final Sinclair product, released at the same time
as the unsuccessful PC200,
was the Spectrum +3 (above). It was easily
the best-looking and most advanced Spectrum, boasting
a proper floppy disk drive, a new ROM and a parallel
printer port. The circuit design is radically
different to that of any other Spectrum and has
far fewer chips on the board. Like its predecessor,
the +3 was sold in "Action Packs" with
light guns and games included.
it was not as successful as the Spectrum
+2 and had a number of serious flaws.
The new ROMs were incompatible with a lot of old
Spectrum software; the disk drive used Amstrad's
own peculiar 3-inch format, the disks for which
hold only about 350K and cost up to five times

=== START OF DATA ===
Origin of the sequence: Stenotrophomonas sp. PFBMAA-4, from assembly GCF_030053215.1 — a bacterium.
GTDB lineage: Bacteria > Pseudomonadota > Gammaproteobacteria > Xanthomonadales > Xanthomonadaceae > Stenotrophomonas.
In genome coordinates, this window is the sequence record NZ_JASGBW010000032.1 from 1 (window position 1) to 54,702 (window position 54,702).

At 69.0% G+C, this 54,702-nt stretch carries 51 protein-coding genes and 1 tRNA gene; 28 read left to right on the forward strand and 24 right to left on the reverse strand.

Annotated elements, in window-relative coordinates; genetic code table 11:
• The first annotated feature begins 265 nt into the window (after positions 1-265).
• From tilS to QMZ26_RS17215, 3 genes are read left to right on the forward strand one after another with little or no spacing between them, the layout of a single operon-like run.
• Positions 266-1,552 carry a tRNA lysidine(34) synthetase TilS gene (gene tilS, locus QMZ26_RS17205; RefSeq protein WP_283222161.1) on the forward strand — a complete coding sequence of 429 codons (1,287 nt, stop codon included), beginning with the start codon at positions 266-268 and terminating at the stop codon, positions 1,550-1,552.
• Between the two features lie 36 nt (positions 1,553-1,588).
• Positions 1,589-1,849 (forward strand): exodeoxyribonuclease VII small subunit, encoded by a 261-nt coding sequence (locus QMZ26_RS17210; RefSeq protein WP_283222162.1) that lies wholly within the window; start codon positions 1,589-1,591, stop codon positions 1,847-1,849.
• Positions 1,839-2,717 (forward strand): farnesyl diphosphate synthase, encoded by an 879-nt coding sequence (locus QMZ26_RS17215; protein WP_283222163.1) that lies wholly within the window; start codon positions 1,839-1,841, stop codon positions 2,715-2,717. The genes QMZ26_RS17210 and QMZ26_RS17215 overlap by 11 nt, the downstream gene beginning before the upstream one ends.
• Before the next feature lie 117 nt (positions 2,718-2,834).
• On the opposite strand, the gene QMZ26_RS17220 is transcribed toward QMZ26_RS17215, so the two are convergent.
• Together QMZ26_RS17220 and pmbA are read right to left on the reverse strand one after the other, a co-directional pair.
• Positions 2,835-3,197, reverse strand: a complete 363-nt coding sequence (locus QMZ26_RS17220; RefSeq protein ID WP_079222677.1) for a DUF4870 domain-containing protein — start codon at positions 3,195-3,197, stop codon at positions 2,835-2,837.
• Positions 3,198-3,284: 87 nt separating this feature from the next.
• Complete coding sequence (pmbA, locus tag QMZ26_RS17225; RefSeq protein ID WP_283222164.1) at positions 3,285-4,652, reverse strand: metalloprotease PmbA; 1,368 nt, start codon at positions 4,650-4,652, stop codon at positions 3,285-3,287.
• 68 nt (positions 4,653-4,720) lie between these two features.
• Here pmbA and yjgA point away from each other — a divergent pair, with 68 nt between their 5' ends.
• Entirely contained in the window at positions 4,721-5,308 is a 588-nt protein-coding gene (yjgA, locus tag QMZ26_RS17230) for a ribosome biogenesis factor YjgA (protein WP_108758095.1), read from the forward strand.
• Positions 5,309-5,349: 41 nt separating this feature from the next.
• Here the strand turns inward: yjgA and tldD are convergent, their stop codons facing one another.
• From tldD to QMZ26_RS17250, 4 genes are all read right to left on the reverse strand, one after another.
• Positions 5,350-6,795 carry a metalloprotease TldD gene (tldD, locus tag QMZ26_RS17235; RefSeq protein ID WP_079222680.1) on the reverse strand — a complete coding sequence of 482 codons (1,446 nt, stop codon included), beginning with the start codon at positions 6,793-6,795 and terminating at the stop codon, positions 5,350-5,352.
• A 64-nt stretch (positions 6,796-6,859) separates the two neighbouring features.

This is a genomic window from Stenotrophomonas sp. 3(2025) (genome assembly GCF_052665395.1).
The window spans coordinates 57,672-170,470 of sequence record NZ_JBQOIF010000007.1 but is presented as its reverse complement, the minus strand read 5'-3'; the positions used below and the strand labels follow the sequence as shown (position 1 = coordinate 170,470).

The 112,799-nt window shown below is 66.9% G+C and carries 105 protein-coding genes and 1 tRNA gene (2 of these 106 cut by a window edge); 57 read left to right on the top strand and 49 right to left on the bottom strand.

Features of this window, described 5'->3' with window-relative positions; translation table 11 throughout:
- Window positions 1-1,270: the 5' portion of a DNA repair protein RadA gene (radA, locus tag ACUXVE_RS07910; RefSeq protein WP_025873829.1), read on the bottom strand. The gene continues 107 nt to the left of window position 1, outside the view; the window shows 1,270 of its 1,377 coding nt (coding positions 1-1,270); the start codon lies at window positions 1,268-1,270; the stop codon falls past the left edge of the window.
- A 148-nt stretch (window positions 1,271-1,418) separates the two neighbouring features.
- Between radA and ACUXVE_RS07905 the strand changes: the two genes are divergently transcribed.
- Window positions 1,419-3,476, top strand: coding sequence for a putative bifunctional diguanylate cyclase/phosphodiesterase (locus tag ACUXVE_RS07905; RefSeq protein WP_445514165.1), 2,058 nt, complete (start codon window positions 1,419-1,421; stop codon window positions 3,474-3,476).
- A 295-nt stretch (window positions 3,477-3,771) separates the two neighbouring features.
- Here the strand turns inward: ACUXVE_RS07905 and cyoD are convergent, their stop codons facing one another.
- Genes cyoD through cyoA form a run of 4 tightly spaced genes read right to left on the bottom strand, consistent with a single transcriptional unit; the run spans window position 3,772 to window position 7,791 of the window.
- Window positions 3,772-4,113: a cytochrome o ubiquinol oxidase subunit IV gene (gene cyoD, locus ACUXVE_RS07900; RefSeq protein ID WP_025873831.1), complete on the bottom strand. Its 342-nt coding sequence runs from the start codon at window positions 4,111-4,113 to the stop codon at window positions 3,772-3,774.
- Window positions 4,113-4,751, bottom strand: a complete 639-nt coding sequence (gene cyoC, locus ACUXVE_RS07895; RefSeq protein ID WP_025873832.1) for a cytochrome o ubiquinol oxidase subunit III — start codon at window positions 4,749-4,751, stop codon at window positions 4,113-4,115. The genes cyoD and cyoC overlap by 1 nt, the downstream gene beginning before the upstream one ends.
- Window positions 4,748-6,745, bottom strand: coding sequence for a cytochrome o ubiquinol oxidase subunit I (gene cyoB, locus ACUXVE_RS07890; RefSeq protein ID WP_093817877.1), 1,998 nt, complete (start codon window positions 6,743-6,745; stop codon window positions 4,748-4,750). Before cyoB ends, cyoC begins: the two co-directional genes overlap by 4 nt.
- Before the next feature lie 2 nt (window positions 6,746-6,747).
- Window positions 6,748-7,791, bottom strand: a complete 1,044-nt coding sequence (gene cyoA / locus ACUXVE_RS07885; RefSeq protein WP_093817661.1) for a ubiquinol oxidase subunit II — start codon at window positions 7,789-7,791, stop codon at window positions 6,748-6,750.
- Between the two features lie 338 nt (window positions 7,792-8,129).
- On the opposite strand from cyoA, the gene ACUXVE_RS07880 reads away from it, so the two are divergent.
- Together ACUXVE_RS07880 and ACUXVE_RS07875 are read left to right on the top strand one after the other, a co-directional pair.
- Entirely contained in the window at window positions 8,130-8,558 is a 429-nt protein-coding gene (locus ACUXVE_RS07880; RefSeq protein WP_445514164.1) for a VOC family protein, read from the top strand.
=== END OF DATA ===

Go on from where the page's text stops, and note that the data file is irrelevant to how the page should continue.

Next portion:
more than their 3.5-inch equivalents (that is,
when you could find them - not easy nowadays);
the machine cost an absurd £250 at a time
when the far more advanced Atari ST 520 and Commodore
Amiga 500 sold for only £400; and, most
importantly, the 8-bit market was beginning to
collapse as the 16-bit machines took over. Had
the +3 been launched a couple of years earlier
with a standard 3.5-inch drive, it might have
made greater headway against the ST and Amiga.
The +3 made an
unannounced second appearance in the shape of
+2A - essentially a +3 circuit board
in a black +2 case.